SouthGobi Resources’ Mongolian subsidiary SouthGobi Sands (SGS) has launched an investment dispute against the Mongolian government, citing the Mineral Resources Authority failed to execute its pre-mining agreements covering the Zag Suuj and Soumber coal deposits.  1

SGS says it has exhausted all other possible means to resolve the dispute. The official filing of the investment dispute is under the Bilateral Investment Treaty (BIT) between Singapore and Mongolia, and will trigger a requirement for the Mongolian Government to resolve the dispute through negotiations within six months.

The company’s vice president of investor relations Dave Bartel says, “If the negotiations are not successful, SGS will be entitled to commence conciliation/arbitration proceedings under the auspices of the International Centre for Settlement of Investment Disputes (ICSID) pursuant to the BIT. In the event that the Mongolian Government fails to negotiate, ICSID arbitration proceedings may be accelerated before the six months have expired.”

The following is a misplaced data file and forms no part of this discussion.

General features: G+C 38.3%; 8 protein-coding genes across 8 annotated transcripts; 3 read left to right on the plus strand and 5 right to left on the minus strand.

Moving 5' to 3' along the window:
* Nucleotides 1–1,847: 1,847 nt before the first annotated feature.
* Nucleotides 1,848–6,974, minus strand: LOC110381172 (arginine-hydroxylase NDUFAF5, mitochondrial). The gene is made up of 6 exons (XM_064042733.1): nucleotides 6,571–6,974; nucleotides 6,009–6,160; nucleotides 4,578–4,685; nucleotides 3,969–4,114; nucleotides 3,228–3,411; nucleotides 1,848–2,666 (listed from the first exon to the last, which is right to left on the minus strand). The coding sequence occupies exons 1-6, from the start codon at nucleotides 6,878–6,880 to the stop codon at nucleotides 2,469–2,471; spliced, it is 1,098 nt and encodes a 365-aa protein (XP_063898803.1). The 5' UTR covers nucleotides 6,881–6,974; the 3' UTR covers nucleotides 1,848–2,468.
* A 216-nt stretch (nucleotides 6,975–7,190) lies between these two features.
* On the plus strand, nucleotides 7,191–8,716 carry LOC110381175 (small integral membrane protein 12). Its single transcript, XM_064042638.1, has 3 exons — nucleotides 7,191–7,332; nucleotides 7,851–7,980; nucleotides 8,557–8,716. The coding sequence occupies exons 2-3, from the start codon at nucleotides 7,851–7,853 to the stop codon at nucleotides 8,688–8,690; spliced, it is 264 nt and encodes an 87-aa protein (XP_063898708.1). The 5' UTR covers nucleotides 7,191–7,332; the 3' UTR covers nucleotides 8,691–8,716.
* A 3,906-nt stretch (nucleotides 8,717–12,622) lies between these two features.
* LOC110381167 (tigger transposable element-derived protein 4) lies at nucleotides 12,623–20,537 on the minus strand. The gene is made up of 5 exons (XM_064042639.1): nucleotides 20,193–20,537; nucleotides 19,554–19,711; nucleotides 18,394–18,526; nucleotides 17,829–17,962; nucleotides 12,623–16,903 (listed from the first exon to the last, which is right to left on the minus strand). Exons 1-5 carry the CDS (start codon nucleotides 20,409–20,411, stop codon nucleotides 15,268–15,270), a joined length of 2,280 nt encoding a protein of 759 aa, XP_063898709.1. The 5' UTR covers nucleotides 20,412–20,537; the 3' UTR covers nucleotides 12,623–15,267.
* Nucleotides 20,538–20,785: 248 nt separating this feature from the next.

SGS holds valid permit mining applications across the areas under dispute. The Soumber coal deposit is about 45km north of the Mongolia-China border.

An extensive drill program at the site last year focused on increasing both the confidence in the resource and the extent of the deposit eastward. The company intends to further define the deposit with continued exploration work while also substantially advancing the feasibility and planning for a mine at Soumber. It is estimated to contain 137 million tonnes of measured and indicated bituminous coal. A further 83 million tonnes of inferred coal was announced in January.

An inaugural 17 million tonne indicated coal reserve was announced at the new Zag Suuj deposit earlier this year, coupled with a 66 million tonne inferred resource. Zag Suuj is about 150km east of the company’s flagship Ovoot Tolgoi complex, within the Ovoot Khural basin.

SouthGobi is focused on exploration and development of its Permian-age metallurgical and thermal coal deposits in Mongolia’s South Gobi region. Ovoot Tolgoi produces and sells coal to customers in China which is the world’s largest coal consumer. The company also plans to supply a wide range of coal products to markets in Asia.

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